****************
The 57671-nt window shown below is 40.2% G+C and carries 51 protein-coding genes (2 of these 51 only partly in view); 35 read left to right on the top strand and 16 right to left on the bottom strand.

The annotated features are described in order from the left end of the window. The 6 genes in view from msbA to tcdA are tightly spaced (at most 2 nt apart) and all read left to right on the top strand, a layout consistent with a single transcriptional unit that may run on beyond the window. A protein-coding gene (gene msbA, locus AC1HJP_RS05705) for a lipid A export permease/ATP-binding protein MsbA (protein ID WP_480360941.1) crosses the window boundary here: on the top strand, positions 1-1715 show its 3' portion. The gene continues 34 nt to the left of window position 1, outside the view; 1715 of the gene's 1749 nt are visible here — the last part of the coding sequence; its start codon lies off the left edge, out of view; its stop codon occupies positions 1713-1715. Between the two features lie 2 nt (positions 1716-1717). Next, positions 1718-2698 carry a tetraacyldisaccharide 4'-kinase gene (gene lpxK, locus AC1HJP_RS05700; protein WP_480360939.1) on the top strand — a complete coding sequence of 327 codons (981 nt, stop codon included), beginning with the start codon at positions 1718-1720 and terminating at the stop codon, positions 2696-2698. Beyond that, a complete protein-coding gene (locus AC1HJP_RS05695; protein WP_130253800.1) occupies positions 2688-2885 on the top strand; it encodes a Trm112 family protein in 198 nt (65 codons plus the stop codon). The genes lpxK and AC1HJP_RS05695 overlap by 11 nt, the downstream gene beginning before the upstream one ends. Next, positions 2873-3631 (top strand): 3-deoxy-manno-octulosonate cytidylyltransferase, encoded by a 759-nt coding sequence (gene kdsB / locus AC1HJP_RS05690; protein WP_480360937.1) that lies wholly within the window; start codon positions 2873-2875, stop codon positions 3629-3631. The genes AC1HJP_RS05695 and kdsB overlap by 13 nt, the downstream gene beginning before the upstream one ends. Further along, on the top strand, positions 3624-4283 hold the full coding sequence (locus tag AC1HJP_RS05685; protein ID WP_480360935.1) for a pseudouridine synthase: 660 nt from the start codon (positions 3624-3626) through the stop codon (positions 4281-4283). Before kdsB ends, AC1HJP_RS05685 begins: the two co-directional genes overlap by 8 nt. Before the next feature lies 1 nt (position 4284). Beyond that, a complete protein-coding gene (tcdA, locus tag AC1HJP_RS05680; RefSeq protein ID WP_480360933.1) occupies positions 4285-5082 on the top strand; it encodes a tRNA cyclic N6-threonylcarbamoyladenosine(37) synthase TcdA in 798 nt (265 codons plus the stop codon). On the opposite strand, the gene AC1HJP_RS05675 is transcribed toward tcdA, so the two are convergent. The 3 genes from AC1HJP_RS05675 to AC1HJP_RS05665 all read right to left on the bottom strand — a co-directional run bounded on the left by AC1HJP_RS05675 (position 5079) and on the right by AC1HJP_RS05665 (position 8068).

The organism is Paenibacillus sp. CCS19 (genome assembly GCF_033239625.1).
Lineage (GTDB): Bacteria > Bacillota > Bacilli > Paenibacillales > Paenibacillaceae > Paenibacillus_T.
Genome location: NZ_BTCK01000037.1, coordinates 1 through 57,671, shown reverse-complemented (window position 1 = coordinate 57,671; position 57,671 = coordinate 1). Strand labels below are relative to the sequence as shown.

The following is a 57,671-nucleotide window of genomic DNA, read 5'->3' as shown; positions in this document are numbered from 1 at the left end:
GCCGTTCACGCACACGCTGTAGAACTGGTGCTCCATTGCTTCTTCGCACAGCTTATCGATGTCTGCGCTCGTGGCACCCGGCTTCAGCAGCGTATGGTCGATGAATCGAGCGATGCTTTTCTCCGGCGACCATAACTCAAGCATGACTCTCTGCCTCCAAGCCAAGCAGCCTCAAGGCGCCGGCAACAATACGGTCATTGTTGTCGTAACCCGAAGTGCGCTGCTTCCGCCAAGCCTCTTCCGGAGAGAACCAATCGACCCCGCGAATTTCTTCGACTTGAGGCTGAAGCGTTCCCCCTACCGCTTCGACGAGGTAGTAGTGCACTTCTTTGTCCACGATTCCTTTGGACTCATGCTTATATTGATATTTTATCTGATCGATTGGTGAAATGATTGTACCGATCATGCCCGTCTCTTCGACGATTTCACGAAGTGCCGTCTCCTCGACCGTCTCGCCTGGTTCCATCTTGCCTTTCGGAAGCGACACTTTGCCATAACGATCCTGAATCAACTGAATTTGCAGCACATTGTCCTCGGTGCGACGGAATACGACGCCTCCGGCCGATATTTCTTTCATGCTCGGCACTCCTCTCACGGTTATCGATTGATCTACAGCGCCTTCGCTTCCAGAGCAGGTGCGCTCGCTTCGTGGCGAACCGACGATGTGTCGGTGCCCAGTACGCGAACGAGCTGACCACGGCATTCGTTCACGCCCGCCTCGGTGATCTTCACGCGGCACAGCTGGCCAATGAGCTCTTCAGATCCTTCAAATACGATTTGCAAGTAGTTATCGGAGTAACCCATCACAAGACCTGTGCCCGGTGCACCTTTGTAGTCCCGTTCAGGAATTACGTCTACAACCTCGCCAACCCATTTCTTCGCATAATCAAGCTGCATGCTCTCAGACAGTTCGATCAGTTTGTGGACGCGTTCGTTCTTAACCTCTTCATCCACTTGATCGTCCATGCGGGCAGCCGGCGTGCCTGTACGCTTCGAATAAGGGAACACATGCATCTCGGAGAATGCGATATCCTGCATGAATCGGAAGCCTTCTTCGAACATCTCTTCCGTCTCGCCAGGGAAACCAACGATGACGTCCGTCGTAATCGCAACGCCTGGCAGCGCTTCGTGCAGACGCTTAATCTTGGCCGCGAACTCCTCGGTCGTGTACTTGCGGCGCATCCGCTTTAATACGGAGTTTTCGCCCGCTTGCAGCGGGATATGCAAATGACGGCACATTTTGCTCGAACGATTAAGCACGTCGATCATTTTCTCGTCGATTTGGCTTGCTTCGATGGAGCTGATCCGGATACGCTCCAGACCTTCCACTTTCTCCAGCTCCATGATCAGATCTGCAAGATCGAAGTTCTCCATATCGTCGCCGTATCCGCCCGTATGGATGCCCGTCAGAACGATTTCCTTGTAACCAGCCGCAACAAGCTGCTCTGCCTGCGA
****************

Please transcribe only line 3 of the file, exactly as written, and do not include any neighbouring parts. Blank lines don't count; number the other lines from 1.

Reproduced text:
The organism is Paenibacillus sp. CCS19 (genome assembly GCF_033239625.1).